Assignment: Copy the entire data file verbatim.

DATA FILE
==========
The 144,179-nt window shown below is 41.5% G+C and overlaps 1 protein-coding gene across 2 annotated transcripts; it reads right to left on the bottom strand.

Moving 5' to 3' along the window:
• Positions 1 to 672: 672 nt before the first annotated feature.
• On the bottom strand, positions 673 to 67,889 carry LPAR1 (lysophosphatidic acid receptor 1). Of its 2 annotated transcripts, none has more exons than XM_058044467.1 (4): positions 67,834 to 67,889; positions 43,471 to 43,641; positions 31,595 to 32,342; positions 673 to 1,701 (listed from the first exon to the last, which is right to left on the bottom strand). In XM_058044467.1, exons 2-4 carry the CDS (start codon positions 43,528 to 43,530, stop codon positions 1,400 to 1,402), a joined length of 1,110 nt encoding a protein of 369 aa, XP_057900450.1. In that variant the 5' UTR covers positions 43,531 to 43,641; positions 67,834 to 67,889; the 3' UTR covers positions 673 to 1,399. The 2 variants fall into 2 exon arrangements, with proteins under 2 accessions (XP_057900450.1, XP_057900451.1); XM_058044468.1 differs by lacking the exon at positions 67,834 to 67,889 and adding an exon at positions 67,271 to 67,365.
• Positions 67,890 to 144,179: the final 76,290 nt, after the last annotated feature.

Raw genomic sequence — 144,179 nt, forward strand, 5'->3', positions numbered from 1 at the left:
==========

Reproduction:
The 144,179-nt window shown below is 41.5% G+C and overlaps 1 protein-coding gene across 2 annotated transcripts; it reads right to left on the bottom strand.

Moving 5' to 3' along the window:
• Positions 1 to 672: 672 nt before the first annotated feature.
• On the bottom strand, positions 673 to 67,889 carry LPAR1 (lysophosphatidic acid receptor 1). Of its 2 annotated transcripts, none has more exons than XM_058044467.1 (4): positions 67,834 to 67,889; positions 43,471 to 43,641; positions 31,595 to 32,342; positions 673 to 1,701 (listed from the first exon to the last, which is right to left on the bottom strand). In XM_058044467.1, exons 2-4 carry the CDS (start codon positions 43,528 to 43,530, stop codon positions 1,400 to 1,402), a joined length of 1,110 nt encoding a protein of 369 aa, XP_057900450.1. In that variant the 5' UTR covers positions 43,531 to 43,641; positions 67,834 to 67,889; the 3' UTR covers positions 673 to 1,399. The 2 variants fall into 2 exon arrangements, with proteins under 2 accessions (XP_057900450.1, XP_057900451.1); XM_058044468.1 differs by lacking the exon at positions 67,834 to 67,889 and adding an exon at positions 67,271 to 67,365.
• Positions 67,890 to 144,179: the final 76,290 nt, after the last annotated feature.

Raw genomic sequence — 144,179 nt, forward strand, 5'->3', positions numbered from 1 at the left: